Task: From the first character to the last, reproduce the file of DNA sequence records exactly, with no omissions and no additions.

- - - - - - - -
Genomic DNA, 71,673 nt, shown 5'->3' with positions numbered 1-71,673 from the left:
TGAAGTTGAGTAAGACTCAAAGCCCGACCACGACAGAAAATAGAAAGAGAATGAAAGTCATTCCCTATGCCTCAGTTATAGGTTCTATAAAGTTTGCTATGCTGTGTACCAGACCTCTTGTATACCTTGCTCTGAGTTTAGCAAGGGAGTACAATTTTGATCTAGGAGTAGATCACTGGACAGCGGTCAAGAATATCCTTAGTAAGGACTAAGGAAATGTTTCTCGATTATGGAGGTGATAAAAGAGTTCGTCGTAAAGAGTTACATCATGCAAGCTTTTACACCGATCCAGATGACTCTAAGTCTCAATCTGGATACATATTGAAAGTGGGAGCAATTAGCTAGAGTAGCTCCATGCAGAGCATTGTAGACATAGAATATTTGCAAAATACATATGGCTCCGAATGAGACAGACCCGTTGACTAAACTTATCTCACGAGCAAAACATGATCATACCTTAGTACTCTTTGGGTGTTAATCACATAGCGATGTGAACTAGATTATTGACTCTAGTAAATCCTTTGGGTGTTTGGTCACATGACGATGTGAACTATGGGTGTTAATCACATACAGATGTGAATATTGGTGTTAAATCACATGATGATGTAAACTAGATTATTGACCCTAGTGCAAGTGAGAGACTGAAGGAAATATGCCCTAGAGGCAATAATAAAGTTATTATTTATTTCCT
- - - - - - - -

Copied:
Genomic DNA, 71,673 nt, shown 5'->3' with positions numbered 1-71,673 from the left:
TGAAGTTGAGTAAGACTCAAAGCCCGACCACGACAGAAAATAGAAAGAGAATGAAAGTCATTCCCTATGCCTCAGTTATAGGTTCTATAAAGTTTGCTATGCTGTGTACCAGACCTCTTGTATACCTTGCTCTGAGTTTAGCAAGGGAGTACAATTTTGATCTAGGAGTAGATCACTGGACAGCGGTCAAGAATATCCTTAGTAAGGACTAAGGAAATGTTTCTCGATTATGGAGGTGATAAAAGAGTTCGTCGTAAAGAGTTACATCATGCAAGCTTTTACACCGATCCAGATGACTCTAAGTCTCAATCTGGATACATATTGAAAGTGGGAGCAATTAGCTAGAGTAGCTCCATGCAGAGCATTGTAGACATAGAATATTTGCAAAATACATATGGCTCCGAATGAGACAGACCCGTTGACTAAACTTATCTCACGAGCAAAACATGATCATACCTTAGTACTCTTTGGGTGTTAATCACATAGCGATGTGAACTAGATTATTGACTCTAGTAAATCCTTTGGGTGTTTGGTCACATGACGATGTGAACTATGGGTGTTAATCACATACAGATGTGAATATTGGTGTTAAATCACATGATGATGTAAACTAGATTATTGACCCTAGTGCAAGTGAGAGACTGAAGGAAATATGCCCTAGAGGCAATAATAAAGTTATTATTTATTTCCT